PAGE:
Pluto (minor-planet designation: 134340 Pluto) is a dwarf planet in the Kuiper belt, a ring of bodies beyond the orbit of Neptune. It was the first object discovered in the Kuiper belt and remains the largest known body in that area. After Pluto was discovered in 1930, it was declared the ninth planet from the Sun. However, beginning in the 1990s, its status as a planet was questioned following the discovery of several objects of similar size in the Kuiper belt and the scattered disc, including the dwarf planet Eris, leading the International Astronomical Union (IAU) in 2006 to define the term planet formally—excluding Pluto and reclassifying it as a dwarf planet.
|Discovered by||Clyde W. Tombaugh|
|Discovery site||Lowell Observatory|
|Discovery date||February 18, 1930|
|Earliest precovery date||August 20, 1909|
Average orbital speed
|Dimensions||2,376.6±1.6 km (observations consistent with a sphere, predicted deviations too small to be observed)|
Equatorial rotation velocity
|122.53° (to orbit)|
North pole right ascension
North pole declination
|13.65 to 16.3 |
(mean is 15.1)
|0.06″ to 0.11″|
|1.0 Pa (2015)|
|Composition by volume||Nitrogen, methane, carbon monoxide|
Pluto is the ninth-largest and tenth-most-massive known object directly orbiting the Sun. It is the largest known trans-Neptunian object by volume but is less massive than Eris. Like other Kuiper belt objects, Pluto is primarily made of ice and rock and is relatively small—one-sixth the mass of the Moon and one-third its volume. It has a moderately eccentric and inclined orbit, ranging from 30 to 49 astronomical units (4.5 to 7.3 billion kilometers; 2.8 to 4.6 billion miles) from the Sun. Therefore, Pluto periodically comes closer to the Sun than Neptune. Still, a stable orbital resonance with Neptune prevents them from colliding. As a result, light from the Sun takes 5.5 hours to reach Pluto at its average distance (39.5 AU [5.91 billion km; 3.67 billion mi]).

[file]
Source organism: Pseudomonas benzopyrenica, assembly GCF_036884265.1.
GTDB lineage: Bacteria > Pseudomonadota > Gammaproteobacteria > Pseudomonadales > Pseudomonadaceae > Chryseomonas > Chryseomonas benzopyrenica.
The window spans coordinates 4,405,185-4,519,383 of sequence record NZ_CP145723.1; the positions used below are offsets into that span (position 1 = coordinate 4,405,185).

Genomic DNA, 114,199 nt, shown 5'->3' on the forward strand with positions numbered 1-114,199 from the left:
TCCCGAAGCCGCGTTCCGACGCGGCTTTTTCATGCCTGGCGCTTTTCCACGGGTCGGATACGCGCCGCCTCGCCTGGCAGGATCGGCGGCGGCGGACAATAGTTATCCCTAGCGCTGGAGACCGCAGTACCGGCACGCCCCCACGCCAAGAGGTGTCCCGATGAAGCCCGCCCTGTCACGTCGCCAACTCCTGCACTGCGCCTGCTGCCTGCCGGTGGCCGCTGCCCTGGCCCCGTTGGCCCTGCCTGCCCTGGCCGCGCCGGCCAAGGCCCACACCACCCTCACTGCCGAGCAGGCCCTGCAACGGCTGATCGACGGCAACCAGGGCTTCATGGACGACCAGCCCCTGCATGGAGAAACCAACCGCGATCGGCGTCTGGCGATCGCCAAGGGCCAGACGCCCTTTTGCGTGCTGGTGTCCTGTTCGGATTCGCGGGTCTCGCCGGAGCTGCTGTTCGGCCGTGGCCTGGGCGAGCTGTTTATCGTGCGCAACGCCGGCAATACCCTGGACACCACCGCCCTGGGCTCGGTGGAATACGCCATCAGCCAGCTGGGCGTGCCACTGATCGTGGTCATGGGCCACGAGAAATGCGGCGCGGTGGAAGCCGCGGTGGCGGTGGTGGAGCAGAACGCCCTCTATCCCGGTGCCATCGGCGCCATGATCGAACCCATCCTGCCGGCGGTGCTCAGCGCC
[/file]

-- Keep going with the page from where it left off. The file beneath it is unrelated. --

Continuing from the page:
Pluto has five known moons: Charon (the largest, whose diameter is just over half that of Pluto), Styx, Nix, Kerberos, and Hydra. Pluto and Charon are sometimes considered a binary system because the barycenter of their orbits does not lie within either body. Pluto and Charon are tidally locked.
The New Horizons spacecraft performed a flyby of Pluto on July 14, 2015, becoming the first and, to date, only spacecraft to do so. During its brief flyby, New Horizons made detailed measurements and observations of Pluto and its moons. In September 2016, astronomers announced that the reddish-brown cap of the north pole of Charon is composed of tholins, organic macromolecules that may be ingredients for the emergence of life, and produced from methane, nitrogen, and other gases released from the atmosphere of Pluto and transferred 19,000 km (12,000 mi) to the orbiting moon.